The reader sympathizes with the character of Snowball. Snowball gets treated with disrespect even after his triumphant military behavior. He led the Battle of the Cowshed and fought majestically, even after suffering a gunshot wound. He is a well-respected leader until Napoleon runs him off the farm:
Snowball shows his expert use of military strategy during the attack—which becomes known as the Battle of the Cowshed—and is later awarded a medal. Snowball also comes up with the idea of building a windmill to produce electricity.
Napoleon is a selfish tyrant. He is jealous of Snowball. Snowball has great ideas and military strategies that work. Napoleon runs Snowball off the farm. When Snowball is run off the farm, the reader sympathizes greatly with Snowball. Snowball is well-loved and well respected by the reader and the other animals on the farm. Only Napoleon is jealous of Snowball.
Throughout the story, Napoleon tears down Snowball’s reputation. He convinces the other animals that Snowball was a deceiver and desired for the farmer, Mr. Jones, to regain control of the farm. Napoleon takes credit for Snowball’s windmill idea, claiming that Snowball stole it from. In this instance, the reader sympathizes with Snowball because he is treated unfairly.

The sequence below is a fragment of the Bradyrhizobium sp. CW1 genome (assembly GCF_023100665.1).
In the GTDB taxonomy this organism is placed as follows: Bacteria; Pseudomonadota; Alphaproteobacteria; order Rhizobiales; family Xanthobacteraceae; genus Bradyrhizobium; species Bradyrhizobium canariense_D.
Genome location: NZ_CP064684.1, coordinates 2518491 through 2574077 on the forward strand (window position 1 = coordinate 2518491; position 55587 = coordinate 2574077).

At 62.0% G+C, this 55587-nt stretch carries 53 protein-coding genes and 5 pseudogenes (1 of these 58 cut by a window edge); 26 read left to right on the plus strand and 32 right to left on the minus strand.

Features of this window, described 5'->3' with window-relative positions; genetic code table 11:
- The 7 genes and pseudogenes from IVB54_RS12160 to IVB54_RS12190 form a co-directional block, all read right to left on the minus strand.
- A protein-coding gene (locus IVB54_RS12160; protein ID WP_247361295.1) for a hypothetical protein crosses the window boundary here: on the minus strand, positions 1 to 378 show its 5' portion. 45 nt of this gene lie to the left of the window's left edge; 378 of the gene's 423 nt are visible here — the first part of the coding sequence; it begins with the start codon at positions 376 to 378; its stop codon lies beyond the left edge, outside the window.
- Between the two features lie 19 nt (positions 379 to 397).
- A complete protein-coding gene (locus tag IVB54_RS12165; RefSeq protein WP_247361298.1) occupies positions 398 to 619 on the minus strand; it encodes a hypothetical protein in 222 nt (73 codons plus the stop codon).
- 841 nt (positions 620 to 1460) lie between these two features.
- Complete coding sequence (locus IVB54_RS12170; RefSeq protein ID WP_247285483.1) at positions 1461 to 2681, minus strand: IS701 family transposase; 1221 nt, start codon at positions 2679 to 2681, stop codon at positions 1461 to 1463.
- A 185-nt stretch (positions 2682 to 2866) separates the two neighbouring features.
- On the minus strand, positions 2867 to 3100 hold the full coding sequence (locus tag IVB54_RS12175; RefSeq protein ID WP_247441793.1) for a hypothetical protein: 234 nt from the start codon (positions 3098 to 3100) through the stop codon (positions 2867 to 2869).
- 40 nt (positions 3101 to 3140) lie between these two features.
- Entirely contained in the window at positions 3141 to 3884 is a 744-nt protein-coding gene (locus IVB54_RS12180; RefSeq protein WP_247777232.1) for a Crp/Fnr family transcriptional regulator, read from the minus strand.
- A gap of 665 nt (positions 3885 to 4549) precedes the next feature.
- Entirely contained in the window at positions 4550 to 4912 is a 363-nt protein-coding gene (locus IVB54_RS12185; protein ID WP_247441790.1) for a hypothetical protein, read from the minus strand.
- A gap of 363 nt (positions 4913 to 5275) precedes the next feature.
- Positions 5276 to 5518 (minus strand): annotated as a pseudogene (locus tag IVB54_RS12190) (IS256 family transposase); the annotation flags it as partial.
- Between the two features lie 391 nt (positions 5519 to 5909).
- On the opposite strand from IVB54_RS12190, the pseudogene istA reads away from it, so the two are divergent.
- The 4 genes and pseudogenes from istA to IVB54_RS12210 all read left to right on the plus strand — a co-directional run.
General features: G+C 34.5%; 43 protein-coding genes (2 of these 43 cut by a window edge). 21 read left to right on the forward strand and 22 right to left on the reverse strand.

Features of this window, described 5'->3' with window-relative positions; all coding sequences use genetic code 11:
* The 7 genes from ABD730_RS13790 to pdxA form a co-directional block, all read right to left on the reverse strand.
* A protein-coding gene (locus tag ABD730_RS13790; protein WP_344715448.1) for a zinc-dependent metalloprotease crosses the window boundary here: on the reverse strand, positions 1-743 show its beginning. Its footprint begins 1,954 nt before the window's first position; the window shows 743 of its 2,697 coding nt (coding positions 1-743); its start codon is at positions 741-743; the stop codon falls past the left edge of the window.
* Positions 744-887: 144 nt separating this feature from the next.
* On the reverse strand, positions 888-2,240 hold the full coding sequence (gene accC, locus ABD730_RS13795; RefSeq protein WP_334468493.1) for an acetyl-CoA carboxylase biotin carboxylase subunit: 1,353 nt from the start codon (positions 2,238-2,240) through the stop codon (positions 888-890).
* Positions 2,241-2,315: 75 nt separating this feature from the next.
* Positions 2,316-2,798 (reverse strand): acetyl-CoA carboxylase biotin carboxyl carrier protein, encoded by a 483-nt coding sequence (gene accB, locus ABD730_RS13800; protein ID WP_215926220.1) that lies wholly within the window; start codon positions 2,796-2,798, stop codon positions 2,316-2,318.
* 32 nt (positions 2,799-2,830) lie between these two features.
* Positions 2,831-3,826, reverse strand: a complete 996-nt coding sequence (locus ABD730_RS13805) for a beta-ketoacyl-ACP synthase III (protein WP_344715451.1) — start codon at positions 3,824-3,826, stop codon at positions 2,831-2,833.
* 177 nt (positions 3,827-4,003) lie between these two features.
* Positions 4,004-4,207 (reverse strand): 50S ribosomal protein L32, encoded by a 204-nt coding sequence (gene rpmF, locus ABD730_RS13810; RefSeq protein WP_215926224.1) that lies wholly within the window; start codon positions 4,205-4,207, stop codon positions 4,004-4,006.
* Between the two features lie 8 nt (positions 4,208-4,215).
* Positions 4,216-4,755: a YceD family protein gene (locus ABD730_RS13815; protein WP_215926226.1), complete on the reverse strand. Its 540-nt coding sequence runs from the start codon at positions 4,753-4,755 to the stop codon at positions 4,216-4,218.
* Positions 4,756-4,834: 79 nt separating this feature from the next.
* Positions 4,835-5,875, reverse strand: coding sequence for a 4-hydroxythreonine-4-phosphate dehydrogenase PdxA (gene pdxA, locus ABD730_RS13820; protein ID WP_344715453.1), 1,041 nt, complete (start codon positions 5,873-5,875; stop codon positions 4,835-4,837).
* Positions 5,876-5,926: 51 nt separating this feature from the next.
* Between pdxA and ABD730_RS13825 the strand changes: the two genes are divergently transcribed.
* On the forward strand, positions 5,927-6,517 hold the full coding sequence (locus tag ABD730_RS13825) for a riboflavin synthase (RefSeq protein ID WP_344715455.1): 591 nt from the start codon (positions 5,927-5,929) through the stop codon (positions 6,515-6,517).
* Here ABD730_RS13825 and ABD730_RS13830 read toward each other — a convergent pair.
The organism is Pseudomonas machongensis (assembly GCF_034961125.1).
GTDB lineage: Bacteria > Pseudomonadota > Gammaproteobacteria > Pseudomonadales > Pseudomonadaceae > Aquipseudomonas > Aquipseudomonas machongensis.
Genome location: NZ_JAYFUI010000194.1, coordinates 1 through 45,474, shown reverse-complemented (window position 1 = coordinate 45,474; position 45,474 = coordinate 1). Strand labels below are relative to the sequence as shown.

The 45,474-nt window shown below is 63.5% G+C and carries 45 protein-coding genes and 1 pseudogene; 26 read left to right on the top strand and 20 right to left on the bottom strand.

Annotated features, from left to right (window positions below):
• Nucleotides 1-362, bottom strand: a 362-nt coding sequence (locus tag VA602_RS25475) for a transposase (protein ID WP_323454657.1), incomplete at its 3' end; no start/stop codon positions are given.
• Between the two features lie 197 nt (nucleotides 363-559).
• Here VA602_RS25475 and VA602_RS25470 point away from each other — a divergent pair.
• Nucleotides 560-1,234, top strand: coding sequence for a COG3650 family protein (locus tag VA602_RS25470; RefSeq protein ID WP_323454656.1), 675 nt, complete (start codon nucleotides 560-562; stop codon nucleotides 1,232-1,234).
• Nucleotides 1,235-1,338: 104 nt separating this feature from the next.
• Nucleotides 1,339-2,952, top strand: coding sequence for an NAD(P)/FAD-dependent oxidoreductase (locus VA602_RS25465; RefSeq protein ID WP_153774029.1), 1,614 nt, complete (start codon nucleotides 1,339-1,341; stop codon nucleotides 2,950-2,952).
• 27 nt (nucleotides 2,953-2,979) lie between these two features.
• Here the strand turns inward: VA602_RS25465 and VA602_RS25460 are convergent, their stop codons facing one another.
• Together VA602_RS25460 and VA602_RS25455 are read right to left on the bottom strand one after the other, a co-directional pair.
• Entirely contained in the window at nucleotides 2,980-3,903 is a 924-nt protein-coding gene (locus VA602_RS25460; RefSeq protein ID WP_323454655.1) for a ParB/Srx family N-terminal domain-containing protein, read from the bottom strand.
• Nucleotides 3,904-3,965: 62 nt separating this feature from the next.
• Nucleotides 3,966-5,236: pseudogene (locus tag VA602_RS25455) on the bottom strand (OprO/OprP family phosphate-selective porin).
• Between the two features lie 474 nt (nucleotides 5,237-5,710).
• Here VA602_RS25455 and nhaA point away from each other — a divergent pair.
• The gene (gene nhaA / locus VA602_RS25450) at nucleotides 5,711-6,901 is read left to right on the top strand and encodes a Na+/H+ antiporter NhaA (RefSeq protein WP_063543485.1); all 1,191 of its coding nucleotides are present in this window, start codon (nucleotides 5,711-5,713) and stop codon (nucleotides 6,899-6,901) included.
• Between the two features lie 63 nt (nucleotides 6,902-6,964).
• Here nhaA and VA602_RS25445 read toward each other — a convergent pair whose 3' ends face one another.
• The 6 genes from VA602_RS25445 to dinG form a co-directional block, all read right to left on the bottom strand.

The political statement that the author is making is that leaders can often become corrupt. Napoleon becomes corrupt. Snowball, like Leon Trotsky, is exiled by Napoleon who represents Stalin:
[Snowball] represents the historical figure of Leon Trotsky. Like Trotsky, who was exiled from Russia by his former partner Stalin, Snowball is eventually run off the farm by Napoleon. After he is gone, Napoleon uses him as a scapegoat, blaming him for everything that goes wrong on the farm. In an allegory of the bloody purge trials that took place in the Soviet Union during the 1930s, the animals confess to scheming in various ways with Snowball for the downfall of the other pigs. Whoever confesses is slaughtered.
The reader is sympathetic with Snowball who is blamed for everything that goes wrong on the farm. Napoleon becomes self-centered. He declares himself sole leader. He does not have the best interests of the animals at heart. He is a tyrant and dictates solely on how the animals will conduct themselves. Napoleon does not care about the animals. His actions cause the reader to sympathize with the animals who suffer at his command, especially with Snowball who has to leave the farm in order to survive.